Unsure about nuclear power? Here's the five questions ...
... you must answer to decide
Twenty five years on from Chernobyl, the heated debate on nuclear power remains resistant to cold facts: simply too few are known. But making your own judgements on five key questions will lead to your answer
Containing the elemental forces that rage inside a nuclear reactor is one of the great achievements of science, but losing control, as happened 25 years ago on Tuesday at Chernobyl, is one of its greatest failures.
So what to think of nuclear power? People often ask me if I support or oppose the building of new nuclear power stations, presuming I think that because of my job, I'll know the answer. If only it was that easy.
Until the disaster at the Fukushima nuclear plant, I would say I was 51% in favour, on the basis that we need all the low-carbon electricity we can get to avoid the worst impacts of climate change and that I tend to trust scientists having been one.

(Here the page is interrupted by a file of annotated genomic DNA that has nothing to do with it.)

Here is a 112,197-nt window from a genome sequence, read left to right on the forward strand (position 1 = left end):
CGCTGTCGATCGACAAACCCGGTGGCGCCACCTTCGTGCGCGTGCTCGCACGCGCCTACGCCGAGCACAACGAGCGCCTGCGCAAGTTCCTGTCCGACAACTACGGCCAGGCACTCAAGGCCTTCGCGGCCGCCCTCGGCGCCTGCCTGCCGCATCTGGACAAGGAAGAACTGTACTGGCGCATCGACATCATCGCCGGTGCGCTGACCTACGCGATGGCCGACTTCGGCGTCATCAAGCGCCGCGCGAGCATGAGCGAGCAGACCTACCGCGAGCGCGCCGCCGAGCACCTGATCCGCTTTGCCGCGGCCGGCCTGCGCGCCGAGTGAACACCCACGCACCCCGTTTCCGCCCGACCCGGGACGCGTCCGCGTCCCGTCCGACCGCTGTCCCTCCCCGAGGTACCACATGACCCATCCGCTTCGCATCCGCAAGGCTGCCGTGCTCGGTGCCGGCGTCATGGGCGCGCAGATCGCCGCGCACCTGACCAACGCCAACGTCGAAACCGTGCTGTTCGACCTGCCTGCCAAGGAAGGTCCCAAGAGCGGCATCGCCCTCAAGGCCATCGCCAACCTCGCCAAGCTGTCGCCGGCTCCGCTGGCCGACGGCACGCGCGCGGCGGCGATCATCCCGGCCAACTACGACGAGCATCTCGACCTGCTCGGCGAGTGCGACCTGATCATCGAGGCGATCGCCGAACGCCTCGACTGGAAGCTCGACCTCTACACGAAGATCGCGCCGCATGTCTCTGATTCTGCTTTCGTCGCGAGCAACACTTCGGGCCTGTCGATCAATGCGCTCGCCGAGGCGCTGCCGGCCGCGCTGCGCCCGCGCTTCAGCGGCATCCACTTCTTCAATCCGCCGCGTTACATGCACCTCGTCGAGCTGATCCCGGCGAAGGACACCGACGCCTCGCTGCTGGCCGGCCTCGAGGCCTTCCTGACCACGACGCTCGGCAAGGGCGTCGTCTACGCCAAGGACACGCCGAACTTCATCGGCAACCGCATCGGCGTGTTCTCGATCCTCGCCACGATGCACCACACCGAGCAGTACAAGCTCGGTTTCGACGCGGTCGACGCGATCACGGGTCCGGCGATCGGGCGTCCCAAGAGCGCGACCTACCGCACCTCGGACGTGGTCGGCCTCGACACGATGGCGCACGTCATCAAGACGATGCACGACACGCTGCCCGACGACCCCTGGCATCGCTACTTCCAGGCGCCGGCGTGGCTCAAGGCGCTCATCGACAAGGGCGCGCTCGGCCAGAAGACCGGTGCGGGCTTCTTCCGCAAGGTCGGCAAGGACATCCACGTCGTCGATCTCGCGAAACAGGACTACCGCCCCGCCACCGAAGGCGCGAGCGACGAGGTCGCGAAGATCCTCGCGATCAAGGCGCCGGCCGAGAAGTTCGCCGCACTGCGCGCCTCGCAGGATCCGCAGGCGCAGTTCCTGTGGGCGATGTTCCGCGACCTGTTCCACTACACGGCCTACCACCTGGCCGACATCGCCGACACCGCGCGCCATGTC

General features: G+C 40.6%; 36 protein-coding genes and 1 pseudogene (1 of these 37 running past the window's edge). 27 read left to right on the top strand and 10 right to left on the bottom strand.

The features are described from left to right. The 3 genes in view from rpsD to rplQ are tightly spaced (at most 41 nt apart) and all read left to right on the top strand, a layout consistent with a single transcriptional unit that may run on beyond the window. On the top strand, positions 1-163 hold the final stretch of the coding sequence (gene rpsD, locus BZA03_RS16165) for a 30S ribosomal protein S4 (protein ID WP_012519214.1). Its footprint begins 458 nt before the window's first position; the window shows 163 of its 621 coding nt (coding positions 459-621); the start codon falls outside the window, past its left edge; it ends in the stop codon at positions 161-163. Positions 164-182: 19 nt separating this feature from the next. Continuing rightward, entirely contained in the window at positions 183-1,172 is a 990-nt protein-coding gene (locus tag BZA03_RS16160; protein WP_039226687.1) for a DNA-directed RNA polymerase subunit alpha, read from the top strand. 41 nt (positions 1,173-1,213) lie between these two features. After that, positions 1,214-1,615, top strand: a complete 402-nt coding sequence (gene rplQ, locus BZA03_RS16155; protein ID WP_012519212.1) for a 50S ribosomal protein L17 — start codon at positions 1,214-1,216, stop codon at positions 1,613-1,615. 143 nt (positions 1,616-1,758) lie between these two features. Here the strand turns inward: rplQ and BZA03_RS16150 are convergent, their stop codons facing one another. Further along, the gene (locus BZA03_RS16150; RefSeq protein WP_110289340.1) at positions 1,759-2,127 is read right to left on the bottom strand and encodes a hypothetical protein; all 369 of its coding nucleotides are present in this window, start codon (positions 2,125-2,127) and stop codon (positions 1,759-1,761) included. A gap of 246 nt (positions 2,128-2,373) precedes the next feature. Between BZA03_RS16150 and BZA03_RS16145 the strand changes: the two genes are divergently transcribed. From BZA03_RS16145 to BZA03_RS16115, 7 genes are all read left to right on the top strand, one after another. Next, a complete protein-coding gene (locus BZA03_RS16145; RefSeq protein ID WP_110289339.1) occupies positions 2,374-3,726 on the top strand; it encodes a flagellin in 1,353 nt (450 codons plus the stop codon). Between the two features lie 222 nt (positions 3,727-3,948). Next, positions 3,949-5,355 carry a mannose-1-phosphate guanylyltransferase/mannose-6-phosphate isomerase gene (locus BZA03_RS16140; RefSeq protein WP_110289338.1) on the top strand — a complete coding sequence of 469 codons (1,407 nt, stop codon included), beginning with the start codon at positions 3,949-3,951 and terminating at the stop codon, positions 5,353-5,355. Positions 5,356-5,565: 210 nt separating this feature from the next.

But 51% in favour is a pretty unsatisfactory position - it's 1% off I don't know. Surely I can be more certain than that, I thought.
Photo: Helicopters flew over the damaged Chernobyl nuclear power plant in May 1986, spraying sticky decontamination fluid to try to fix the radiation to the ground.
Photograph: Igor Kostin/Corbis
Read more: Environment - Damian Carrington's blog (21 April 2011)